Skip to main content
Post by: Lauren Moustakas
My name is Lauren Moustakas and I am a 2L serving as a Law Clerk at the Center for Global Justice, Human Rights, and the Rule of Law. This semester I am incredibly grateful to have the opportunity to serve on two projects for International Justice Mission (IJM)– one focused on the online sexual exploitation of children (OSEC) in Eastern Europe and the other on intimate partner violence (IPV) and sexual violence against children (SVAC) in Uganda.
My focus as of now has been on the OSEC project for IJM. Online sexual exploitation of children is a fast-growing form of human trafficking as is the online production and publication of photos, videos, or livestream sexual abuse or exploitation of a child. Usually, the abuse is for the use of an individual who is elsewhere, often in Western countries, who will pay the traffickers/abusers to physically or sexually abuse children in specific ways and document the abuse with photos, videos, or stream it live. This abuse continues long after the physical or sexual abuse ends, as the purchaser can continue to use the documented abuse for their own “entertainment”, share it with other offenders, or share it online.  Additionally, buyers are increasingly contacting children directly online, sending sexual content through social media, and asking children for sexual photos and videos.
For this project, I have been focused on researching the legal standards and legal process of prosecuting OSEC cases in Eastern Europe from the moment an offense is committed till the perpetrator is placed in jail. This work alongside the work of other Global Center student staff will assist IJM as they seek to address OSEC in Eastern Europe, rescue child victims, and bring perpetrators to justice.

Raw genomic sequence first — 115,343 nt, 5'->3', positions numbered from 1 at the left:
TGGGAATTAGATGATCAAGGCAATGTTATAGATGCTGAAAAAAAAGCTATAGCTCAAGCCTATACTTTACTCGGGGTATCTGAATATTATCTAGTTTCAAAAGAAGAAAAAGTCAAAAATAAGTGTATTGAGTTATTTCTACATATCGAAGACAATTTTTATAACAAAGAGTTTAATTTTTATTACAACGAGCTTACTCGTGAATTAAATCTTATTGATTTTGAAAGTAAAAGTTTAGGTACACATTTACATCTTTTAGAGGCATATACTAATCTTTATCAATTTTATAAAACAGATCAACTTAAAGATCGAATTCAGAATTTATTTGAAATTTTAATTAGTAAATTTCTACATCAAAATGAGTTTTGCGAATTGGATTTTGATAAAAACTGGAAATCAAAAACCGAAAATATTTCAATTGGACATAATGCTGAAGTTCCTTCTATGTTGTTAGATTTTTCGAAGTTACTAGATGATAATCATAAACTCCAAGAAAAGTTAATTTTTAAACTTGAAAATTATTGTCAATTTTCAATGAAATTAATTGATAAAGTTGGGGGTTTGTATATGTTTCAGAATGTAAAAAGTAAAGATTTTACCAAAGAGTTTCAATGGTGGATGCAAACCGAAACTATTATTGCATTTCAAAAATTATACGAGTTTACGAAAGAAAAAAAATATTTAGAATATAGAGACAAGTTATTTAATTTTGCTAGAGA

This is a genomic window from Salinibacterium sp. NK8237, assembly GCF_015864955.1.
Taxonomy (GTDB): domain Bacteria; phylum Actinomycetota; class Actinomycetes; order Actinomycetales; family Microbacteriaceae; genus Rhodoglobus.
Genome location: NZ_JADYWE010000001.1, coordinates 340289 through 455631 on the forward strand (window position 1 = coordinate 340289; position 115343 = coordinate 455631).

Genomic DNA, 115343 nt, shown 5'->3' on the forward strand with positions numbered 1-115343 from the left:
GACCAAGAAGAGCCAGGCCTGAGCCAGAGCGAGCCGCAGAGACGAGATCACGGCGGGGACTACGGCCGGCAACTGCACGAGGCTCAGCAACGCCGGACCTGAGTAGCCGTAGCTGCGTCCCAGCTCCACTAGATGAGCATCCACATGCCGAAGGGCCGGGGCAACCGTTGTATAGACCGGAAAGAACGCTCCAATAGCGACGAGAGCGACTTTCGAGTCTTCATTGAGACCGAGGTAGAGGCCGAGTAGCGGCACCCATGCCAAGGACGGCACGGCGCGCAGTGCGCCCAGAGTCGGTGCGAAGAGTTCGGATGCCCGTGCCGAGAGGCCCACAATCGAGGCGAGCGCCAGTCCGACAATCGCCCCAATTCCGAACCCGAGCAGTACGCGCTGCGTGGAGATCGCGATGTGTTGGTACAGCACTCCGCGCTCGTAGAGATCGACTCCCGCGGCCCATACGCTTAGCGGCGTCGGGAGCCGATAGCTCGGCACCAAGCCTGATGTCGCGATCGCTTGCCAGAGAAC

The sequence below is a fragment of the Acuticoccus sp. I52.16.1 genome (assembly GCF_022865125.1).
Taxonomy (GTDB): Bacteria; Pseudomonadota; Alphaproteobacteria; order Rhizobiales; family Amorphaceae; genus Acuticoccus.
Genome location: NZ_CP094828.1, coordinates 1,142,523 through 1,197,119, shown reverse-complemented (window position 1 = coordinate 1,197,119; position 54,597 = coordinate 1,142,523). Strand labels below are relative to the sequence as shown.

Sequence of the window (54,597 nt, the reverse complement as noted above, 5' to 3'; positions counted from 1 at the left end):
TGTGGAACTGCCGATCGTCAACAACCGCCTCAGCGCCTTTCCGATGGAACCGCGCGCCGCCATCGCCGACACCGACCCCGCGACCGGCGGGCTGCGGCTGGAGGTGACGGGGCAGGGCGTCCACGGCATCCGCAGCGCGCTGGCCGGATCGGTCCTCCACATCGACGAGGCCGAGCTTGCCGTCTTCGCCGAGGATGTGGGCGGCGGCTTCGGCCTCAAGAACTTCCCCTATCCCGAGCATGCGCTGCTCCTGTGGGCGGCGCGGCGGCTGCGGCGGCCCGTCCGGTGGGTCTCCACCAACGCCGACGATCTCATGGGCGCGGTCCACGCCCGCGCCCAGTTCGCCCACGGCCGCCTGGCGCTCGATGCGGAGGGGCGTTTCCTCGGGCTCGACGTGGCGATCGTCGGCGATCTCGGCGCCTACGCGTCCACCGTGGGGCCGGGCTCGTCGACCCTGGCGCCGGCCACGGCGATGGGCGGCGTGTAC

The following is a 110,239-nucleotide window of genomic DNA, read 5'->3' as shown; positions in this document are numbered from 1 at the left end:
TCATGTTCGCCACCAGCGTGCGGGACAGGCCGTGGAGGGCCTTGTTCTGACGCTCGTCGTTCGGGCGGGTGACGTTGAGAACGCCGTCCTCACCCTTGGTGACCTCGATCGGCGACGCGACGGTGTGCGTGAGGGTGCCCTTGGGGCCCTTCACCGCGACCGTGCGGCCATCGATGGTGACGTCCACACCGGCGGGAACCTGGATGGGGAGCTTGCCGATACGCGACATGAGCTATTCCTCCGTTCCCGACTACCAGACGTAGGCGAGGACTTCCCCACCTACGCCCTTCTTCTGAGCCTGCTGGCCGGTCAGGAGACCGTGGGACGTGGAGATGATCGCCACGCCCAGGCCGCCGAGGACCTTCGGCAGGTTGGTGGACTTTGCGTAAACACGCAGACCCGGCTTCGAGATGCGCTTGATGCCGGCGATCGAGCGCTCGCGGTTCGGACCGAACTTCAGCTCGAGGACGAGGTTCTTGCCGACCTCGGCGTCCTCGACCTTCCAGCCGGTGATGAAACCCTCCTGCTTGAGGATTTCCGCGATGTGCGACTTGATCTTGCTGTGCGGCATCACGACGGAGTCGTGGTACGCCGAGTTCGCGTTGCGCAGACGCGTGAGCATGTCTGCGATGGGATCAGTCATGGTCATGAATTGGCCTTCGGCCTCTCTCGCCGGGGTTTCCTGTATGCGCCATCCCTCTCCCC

During the course of my research on this project I have come across articles about cases of, in my opinion, are some of the most horrible injustices that occurs against children. One in particular that struck my heart was the rescue of a seven-year-old boy from a group of men who took “turns” sexually abusing him both in person and online since he was a newborn.  While reading this story, I felt a sense of darkness, that this is the type of evil and injustice that occurs in our world to our most vulnerable. But I also felt hope, hope because of the fact that despite the darkness and despite the evil and abuse this boy endured, the perpetrators were overcome, brought to justice and the boy was rescued.
In the midst of learning how to address injustice and advocating for human rights it is often easy to be overcome by the amount of darkness and forget the work advocates, such as IJM, are doing that is making a difference in lives such as this young boy. Yes, there is an incredible amount of injustice, but there are also dedicated advocates and individuals who are working tirelessly to address injustice and who are making a difference in lives such as this young boy. That is why I am especially grateful to work on these projects for International Justice Mission, whose staff work tirelessly to be that hope for the oppressed as well as those seeking to be human rights advocates, and through their work bring light into the dark injustices of our world.
This post was written by a Center for Global Justice student staff member.  The views expressed in this post do not necessarily reflect those of Regent University, Regent Law School, or the Center for Global Justice.